The Lobelia flower [Loh-beel- ee-uh] plant is a favorite garden addition in early spring when the weather is still cool, and its abundant bright flowers help shake off the drear of winter. Lobelia is named after the Flemish botanist most associated with the genus, Matthias de L’Obel (1538-1616).
Today, thanks to hybridization, there are over 400 varieties of Lobelia, both annual and semi-perennial, herbaceous perennial and woody. It‘s easy to find just the right variety to brighten up your yard, garden, porch or balcony.
In this article, we will discuss the care of these cheery plants and recommend some popular varieties. Read on to learn more.
Lobelia Care & Growing Lobelia Guide
Origin: Lobelia is native in most parts of the world except for Near Eastern and Central Asia
Common Names: Cardinal flower, Indian Tobacco, Edging Lobelia, Asthma Weed, Vomitweed, Pukeweed
Height: Perennials can grow to be four feet high. Annuals reach a maximum height of about fourteen inches.
Hardiness: Annual: USDA zones 1-10. Perennial: USDA zones 2-10. [source]
Uses: Edging, Trailing, Lobelia Hanging baskets, Window boxes, patio or deck railing planters, Folk medicine.
Life Cycle: Half-hardy annual or perennial.
Light: Full sunlight to partial shade. Older varieties of lobelia do not tolerate heat well and should be planted in partial shade.
Temperature: About 70 degrees Fahrenheit is ideal.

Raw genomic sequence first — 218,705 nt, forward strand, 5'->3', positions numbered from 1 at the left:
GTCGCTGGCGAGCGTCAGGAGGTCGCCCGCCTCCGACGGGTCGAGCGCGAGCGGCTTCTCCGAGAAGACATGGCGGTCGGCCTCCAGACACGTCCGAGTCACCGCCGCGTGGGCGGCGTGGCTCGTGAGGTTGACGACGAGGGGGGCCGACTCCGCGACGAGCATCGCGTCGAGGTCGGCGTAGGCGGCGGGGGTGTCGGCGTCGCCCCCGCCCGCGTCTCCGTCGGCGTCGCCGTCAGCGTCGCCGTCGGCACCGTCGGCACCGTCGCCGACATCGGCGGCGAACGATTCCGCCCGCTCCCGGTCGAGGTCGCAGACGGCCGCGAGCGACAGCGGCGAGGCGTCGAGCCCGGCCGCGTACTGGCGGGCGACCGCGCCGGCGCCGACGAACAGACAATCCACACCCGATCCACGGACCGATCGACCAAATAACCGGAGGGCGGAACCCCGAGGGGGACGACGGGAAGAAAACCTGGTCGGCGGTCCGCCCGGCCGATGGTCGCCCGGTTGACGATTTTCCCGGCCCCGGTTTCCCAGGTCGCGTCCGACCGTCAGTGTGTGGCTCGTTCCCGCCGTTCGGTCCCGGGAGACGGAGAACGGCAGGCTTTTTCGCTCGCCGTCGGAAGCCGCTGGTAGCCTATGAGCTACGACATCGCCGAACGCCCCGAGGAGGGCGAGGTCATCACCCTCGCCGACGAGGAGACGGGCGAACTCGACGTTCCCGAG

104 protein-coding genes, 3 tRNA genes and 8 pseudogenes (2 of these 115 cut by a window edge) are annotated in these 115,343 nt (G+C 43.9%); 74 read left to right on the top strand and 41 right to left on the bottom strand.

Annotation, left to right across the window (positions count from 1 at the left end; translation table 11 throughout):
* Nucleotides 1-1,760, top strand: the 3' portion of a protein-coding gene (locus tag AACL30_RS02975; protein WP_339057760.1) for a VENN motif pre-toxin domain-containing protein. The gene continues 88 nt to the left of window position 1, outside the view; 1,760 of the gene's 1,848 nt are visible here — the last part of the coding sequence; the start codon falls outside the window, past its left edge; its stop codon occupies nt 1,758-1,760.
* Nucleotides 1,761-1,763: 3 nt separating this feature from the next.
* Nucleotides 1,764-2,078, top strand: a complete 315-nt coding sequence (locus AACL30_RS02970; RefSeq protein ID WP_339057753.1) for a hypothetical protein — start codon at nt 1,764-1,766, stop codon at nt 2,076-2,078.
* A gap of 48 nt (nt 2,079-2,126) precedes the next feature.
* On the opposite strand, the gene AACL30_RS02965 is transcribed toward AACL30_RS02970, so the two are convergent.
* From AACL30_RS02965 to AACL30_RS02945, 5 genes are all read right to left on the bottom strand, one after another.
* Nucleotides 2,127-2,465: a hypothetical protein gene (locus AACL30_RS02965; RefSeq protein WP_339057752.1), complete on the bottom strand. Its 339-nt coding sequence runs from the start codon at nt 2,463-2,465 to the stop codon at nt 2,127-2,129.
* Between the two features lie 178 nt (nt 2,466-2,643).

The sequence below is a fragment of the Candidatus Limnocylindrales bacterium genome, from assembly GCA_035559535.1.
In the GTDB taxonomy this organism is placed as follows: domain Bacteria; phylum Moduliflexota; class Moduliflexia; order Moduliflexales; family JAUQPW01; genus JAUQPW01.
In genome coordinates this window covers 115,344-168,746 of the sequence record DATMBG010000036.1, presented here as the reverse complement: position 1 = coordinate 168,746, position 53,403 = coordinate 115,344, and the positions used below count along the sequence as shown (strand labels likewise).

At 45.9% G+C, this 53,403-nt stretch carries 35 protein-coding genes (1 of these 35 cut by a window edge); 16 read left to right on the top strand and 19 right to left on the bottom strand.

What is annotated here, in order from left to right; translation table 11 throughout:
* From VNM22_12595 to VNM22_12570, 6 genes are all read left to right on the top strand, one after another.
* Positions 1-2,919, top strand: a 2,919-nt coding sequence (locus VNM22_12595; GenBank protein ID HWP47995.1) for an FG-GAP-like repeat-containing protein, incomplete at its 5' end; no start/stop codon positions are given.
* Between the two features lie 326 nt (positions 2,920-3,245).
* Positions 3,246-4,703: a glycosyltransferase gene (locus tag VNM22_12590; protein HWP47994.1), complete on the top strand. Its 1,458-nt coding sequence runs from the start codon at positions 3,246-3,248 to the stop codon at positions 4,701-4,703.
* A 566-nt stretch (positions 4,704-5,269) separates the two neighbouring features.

Soil: Well-drained soil, slightly moist, hummus rich soil with a pH of 6-7.5.
Water: Water regularly to keep the soil lightly and evenly moist. A twice-weekly watering is recommended for garden plants. Daily watering is recommended for potted plants.
Fertilizer: Work plenty of compost and organic matter into the soil before planting. Twice-monthly fertilizing using a water-soluble liquid fertilizer high in phosphorus is recommended.
Grooming: Deadhead frequently to encourage more blooms. Keep tips pinched back bushier growth. After the first flowering, prune the entire plant back by about half an inch to encourage more flowering. [source]
Flowers: Produces abundant 5-lobed, asymmetrical blossoms in shades of white, blue, red and purple throughout the summer months.
Foliage: The small, lance-shaped leaves are almost hidden by the blossoms. Leaf color ranges from medium green to very deep green. Some varieties have bronzed edges.
Pests: Lobelia is susceptible to red spider mite infestation, which causes leaves to change colors and fall. Prevention is the best approach. Frequent misting with cold water will keep red spider mites from setting up shop. Add a few drops of horticultural Neem oil insecticide to the water for greater effect.
Problems: If allowed to become too dry, plants may stop flowering during the summer months. If this happens, a good pruning followed by a deep watering should remedy the situations. Be sure to keep soil evenly moist going forward to prevent further problems. Covering the surface of the soil with a couple of inches of organic mulch helps keep moisture in.